Vegetable gardening involves many practices that can compromise soil health. Vegetable gardeners want to overcome this situation in order to maintain soil health. Some of the reasons for which gardeners use cover crops include the following:

  • Suppressing weeds
  • Protecting soil from rain or runoff
  • Improving soil aggregate stability
  • Reducing surface crusting
  • Adding active organic matter to soil
  • Breaking hardpan
  • Fixing nitrogen
  • Scavenging soil nitrogen
  • Suppressing soil diseases and pests

The following is a list of goals and what you would look for in a cover crop.

  • Rapidly establish smothering crops to suppress weeds
  • Protect soil from rain or runoff with broad leaves to intercept rain. Robust root system to hold surface soil.
  • Improve soil stability: Actively establish glues and fungus food from roots and surface fungi that produce aggregate glues
  • Reduce surface crusting with shallow, fibrous root systems
  • Add active organic matter to soil: High biomass with mixture of quickly and slowly-decomposing parts
  • Break hardpan: Deep roots that swell during growth
  • Fix nitrogen: Legumes with high nitrogen content and active fixation in gardens.
  • Scavenge soil nitrogen: Active growth in fall and good nitrogen storage over winter.
  • Suppress soil diseases and pests and support beneficial soil microbes, Produce suppressive compounds

Types of Cover Crops

Selection of a cover crop depends on when it can be planted and what you want to accomplish. There are many cover crop species. Legume cover crops fix atmospheric nitrogen into a form plants and microorganisms can use. Non-legume species recycle existing soil nitrogen and other nutrients and can reduce leaching losses.

Legumes Non Legumes
Clover Oats
Hairy Vetch Wheat
Field Peas Forage Turnips
Annual Medic Oilseed Radish
Alfala Buchwheat

A combination of two or more types of cover crops may be beneficial for quick establishment and improved nutrient availability. Johnny's Selected Seeds has a cover crop combo mix that I've been using for several years. It provides several types of seeds to give you a variety of plants.

Cover Crops in the Spring
For maximum soil and moisture conservation and tilth improvement benefits from a cover crop, delay as long as possible killing or tilling it under in the spring.

Cover Crops in the Orchard or Fruit Patch

Dutch White Clover and New Zealand White Clover are excellent choices for use in the orchard or small fruit beds. They grow relatively low and choke out weeds. They also handle foot traffic very well. They also supply some nitrogen and help decrease temperature fluctuations in the soil. Clover does very well when cut repeatedly while weeds do not. It is an excellent choice for the walkways and paths in your garden; this keeps the soil protected and the weeds down.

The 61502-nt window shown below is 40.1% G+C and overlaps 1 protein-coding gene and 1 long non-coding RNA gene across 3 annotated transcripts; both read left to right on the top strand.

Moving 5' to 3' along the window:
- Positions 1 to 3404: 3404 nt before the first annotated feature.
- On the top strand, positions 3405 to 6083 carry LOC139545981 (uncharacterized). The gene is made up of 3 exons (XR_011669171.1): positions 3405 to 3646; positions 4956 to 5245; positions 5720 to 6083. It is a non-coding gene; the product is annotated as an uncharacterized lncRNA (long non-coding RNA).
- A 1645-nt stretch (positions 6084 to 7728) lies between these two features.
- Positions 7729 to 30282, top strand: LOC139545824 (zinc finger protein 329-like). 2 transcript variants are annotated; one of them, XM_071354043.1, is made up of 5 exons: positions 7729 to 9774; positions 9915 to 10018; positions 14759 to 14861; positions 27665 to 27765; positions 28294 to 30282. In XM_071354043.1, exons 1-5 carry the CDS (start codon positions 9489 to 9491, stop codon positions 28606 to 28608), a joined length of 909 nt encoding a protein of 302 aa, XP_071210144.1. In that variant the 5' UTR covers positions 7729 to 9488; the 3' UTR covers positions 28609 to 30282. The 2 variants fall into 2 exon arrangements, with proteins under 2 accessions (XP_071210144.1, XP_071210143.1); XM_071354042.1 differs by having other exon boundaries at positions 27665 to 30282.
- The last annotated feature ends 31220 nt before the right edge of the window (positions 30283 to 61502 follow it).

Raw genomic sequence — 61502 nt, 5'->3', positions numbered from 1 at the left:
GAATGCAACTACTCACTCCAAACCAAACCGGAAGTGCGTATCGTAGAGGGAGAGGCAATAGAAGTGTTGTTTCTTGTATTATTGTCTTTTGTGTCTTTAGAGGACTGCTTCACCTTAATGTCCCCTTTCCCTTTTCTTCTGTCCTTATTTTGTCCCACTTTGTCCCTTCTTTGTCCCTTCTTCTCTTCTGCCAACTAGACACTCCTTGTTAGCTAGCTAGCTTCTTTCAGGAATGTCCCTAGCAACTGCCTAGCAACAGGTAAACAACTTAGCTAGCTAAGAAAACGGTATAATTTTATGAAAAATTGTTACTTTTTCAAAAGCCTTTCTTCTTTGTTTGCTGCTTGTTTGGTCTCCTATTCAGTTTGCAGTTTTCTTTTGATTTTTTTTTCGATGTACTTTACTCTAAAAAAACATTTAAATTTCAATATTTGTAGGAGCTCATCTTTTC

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New Zealand White Clover Dutch White Clover

One note regarding clover, if allowed to get too thick and high; voles like to nest in it during the winter. To eliminate this give it one last cutting just before winter.

Use quick growing cover crops


Many of us grow what is usually known as cool season crops; lettuce, carrots, beets etc. We sow these early in the spring, harvest them and don't usually replant them until late summer or early fall depending on you location. Why let that fallow soil bake under the hot summer sun? Plant a quick growing cover crop such as Buckwheat in the areas where you had your cold season crops. It will enrich the soil, reduce or eliminate weeds. When ready to pant in the fall, till it under and plant away.

Under Sowing

This practice works well under taller plants such as tomatoes. After setting out your transplants, keep them well tilled to control weeds for a few weeks. Go ahead and stake or cage your plants. Then sow Hairy Vetch around your plants. It will suppress weeds and add nitrogen to the soil. When your tomatoes are finished, pull the vines and leave the vetch in the garden. It also is great at attracting beneficial insects.

Hairy Vetch

In order to protect the fertility of your soil, beds should be rested every five years. I know this is not possible for those of us you utilize every inch of space that we have. If possible give it a try, sow and area in cover crops and give the soil a chance to rejuvenate itself. Many of us are trying to get away from chemicals in the garden and cover crops are an excellent way to enrich the soil and reduce weeds. Why not give it a try?

Recommended Reading:
Managing cover Crops profitability U.S. Department of Agriculture ISBN 1-888626-04-6
Building soils for better crops by Fred Magdoff and Harold van ES ISBN 888626-05-4


Johnny's Selected Seeds

Patrick Crouch

Farm Manager

Earthworks Urban Garden

Detroit, MI

Photos Courtsey

Johnnys Selected Seed

Colorado State University Extension